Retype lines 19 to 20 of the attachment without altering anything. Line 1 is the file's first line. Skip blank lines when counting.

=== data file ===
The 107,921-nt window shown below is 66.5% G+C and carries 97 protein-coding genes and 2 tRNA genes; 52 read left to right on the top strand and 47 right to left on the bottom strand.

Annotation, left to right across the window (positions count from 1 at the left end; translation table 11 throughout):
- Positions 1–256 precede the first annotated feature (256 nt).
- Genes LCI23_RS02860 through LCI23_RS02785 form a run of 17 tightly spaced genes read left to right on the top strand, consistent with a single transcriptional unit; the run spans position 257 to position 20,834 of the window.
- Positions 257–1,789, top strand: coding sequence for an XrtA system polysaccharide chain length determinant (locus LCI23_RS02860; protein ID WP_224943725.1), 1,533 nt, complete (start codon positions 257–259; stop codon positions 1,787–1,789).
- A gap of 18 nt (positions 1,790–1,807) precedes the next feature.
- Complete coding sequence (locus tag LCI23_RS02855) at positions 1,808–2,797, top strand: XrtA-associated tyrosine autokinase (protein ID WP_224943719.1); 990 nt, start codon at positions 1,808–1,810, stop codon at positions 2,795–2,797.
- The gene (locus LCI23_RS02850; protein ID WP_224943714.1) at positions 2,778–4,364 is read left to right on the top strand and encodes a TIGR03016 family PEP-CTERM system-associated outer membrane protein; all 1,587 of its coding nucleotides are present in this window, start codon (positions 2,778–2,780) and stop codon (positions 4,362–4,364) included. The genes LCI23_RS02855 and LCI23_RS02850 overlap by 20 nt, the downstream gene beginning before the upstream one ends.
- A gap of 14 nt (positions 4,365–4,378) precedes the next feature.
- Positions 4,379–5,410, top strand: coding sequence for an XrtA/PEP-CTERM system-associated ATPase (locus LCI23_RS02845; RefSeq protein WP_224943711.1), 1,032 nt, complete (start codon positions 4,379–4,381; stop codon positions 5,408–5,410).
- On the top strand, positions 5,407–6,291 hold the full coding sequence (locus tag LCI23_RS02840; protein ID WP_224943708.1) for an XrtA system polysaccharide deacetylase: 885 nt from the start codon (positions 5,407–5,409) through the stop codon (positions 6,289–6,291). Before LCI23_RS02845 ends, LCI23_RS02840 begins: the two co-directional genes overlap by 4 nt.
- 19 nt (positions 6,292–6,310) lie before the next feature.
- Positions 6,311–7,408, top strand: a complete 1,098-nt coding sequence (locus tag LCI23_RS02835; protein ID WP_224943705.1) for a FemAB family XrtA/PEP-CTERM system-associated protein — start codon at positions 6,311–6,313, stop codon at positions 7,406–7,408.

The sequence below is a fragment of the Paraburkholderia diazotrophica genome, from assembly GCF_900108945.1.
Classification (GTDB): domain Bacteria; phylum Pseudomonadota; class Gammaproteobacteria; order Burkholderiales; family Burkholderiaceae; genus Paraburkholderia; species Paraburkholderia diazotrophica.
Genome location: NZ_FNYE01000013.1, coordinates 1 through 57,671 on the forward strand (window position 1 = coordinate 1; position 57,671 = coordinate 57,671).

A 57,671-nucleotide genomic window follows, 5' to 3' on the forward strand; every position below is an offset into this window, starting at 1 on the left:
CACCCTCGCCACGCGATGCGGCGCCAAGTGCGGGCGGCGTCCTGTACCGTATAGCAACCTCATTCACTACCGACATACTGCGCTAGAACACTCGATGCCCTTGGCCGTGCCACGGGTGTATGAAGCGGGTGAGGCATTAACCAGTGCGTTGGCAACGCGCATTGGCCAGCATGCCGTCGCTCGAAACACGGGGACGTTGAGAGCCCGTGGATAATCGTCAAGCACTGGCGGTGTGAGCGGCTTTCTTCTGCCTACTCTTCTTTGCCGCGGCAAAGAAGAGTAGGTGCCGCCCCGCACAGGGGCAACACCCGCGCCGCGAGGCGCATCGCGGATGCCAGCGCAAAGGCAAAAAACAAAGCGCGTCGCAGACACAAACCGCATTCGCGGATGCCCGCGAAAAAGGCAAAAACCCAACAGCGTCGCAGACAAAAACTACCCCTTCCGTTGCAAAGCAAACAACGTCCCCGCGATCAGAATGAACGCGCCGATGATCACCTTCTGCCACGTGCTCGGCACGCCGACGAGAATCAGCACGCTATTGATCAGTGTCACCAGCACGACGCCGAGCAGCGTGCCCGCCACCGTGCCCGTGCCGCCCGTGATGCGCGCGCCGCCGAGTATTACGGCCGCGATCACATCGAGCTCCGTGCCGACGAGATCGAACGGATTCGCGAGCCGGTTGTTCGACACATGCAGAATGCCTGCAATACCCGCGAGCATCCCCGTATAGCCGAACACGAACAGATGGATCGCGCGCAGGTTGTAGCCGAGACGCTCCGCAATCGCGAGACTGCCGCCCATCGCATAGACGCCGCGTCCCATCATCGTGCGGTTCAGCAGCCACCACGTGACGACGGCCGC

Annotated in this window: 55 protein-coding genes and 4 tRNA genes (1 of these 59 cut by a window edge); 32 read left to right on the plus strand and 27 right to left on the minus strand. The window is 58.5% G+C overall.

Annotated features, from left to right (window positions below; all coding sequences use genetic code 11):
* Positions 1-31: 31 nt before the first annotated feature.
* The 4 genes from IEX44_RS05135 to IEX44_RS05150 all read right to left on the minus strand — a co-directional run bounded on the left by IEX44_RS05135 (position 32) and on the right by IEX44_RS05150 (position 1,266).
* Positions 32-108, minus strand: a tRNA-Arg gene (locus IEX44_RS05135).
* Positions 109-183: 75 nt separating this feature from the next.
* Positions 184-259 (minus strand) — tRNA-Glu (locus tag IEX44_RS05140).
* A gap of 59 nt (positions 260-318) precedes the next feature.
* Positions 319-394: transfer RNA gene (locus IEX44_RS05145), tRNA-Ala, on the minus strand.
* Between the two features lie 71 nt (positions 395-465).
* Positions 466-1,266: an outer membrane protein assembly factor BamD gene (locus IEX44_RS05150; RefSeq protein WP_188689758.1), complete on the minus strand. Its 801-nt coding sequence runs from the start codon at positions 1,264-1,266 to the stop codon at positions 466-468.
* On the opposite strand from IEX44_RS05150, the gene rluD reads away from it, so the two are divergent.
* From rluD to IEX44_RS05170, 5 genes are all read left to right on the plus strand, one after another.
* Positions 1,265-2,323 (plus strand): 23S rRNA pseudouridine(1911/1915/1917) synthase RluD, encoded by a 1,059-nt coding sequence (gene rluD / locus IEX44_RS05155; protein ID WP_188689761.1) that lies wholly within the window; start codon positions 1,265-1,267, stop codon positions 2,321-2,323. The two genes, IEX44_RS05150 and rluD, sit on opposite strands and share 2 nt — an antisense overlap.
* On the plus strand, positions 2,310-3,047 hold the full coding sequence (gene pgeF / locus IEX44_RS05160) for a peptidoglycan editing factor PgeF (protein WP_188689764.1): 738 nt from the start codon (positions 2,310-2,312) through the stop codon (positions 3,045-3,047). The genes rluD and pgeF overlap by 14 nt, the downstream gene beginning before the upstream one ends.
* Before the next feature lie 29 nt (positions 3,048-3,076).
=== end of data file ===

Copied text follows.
Annotated in this window: 55 protein-coding genes and 4 tRNA genes (1 of these 59 cut by a window edge); 32 read left to right on the plus strand and 27 right to left on the minus strand. The window is 58.5% G+C overall.

Annotated features, from left to right (window positions below; all coding sequences use genetic code 11):